Ever the strategic thinker, Jane believes that canny career future-proofing is the antidote to getting stuck behind a non-mover while your progression stalls.


Her advice to the next generation is, ‘Don’t box yourself in. It may be that you need to grow somewhere else, and come back again. Ask yourself: “How can I become more marketable? What do I need to know that’s not even on my radar?”’


Building successful networks is a major factor in this industry, she says. She likens it to saving money. She advises, ‘You have to start early, to get the benefits later on. Those juniors who started out with you, they get promoted, they move around to different companies and grow in their careers. Some become very senior people. If you keep connected early, it’s like banking currency. Keep in touch.’


There’s clearly opportunity to continue to push gender parity, but Jane feels a change of temperature where diversity is concerned. She recalls a time when she’d be the only female around the table and it went uncommented on. Now it is different, particularly at Hilton, where diversity is a key focus for the company.


‘I’m so proud to share that Hilton was recently named the Number 1 Best Workplace for Women in the U.S by Fortune and Great Place to Work®. I can tell you first hand that this recognition is a result of Hilton’s continued investment in women-focused initiatives, a robust program of partnerships, learning and development options and industry-leading benefits.’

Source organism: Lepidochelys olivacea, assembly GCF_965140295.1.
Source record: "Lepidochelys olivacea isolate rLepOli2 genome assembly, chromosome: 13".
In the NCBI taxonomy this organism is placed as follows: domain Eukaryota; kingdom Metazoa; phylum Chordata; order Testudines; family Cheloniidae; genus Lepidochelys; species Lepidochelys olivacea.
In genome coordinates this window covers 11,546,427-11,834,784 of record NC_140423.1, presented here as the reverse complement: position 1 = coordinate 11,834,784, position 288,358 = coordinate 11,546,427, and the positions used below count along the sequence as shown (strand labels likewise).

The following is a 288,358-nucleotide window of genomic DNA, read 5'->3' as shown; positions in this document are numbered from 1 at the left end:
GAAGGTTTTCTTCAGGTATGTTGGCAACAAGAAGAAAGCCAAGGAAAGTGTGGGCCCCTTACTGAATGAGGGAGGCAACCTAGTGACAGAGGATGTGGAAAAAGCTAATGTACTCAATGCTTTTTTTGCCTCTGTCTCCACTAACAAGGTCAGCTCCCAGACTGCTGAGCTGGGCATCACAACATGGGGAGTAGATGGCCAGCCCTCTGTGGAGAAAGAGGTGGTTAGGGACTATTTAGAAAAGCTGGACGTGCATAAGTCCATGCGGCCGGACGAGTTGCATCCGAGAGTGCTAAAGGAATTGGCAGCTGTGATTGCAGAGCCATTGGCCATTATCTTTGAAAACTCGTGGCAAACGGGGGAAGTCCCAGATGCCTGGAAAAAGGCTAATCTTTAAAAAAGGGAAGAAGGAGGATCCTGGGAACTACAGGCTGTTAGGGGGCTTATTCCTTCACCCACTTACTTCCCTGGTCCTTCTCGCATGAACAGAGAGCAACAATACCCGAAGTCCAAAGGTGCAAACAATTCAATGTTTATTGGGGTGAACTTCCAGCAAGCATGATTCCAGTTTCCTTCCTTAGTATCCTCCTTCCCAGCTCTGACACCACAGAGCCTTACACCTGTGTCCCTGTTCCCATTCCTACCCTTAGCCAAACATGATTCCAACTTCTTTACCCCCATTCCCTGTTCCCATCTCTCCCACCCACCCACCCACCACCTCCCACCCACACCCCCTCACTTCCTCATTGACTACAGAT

With teams scattered all over the globe, one of Jane’s biggest challenges is remaining accessible as a leader. Calls from multiple time zones keep her busy day and night. And while she and her teams work incredibly hard, she’s conscious of injecting light-heartedness into the day too. She believes that rather than having to choose between calling the shots and being someone’s friend, there’s a balance to be struck, and if you get that right, you get the best out of people.


‘That’s something I’ve tried to figure out,’ Jane explains. ‘My teams have benefited, I think, from me being able to switch gears between “Ok guys, this is serious, we’ve gone off track,” to “Let’s have a fun breakout in this meeting!”.’



1. Recognise the movers and shakers in your network and don’t be shy about reaching out to them. ‘Periodically, I’ll keep in touch with people on LinkedIn, particularly if I’m thinking about future roles I need to recruit for,’ she says.  

2. Be open to the fact that others can see your blind spots. ‘I remember one boss telling me I was ambitious. I was kind of offended in a way, weirdly. [But he was] simply acknowledging where I’d come from and intended it as a compliment.’

3. Build trust with your employer if you want flexible working. ‘There’s still that perception that people who work from home aren’t working hard. But once you establish trust and you’re producing, that’s when working from home can get the most out of someone. The reality is, if you’re the type of person who can work from home, then you’re going to be working really hard and you have to know when to stop working and put down the laptop.’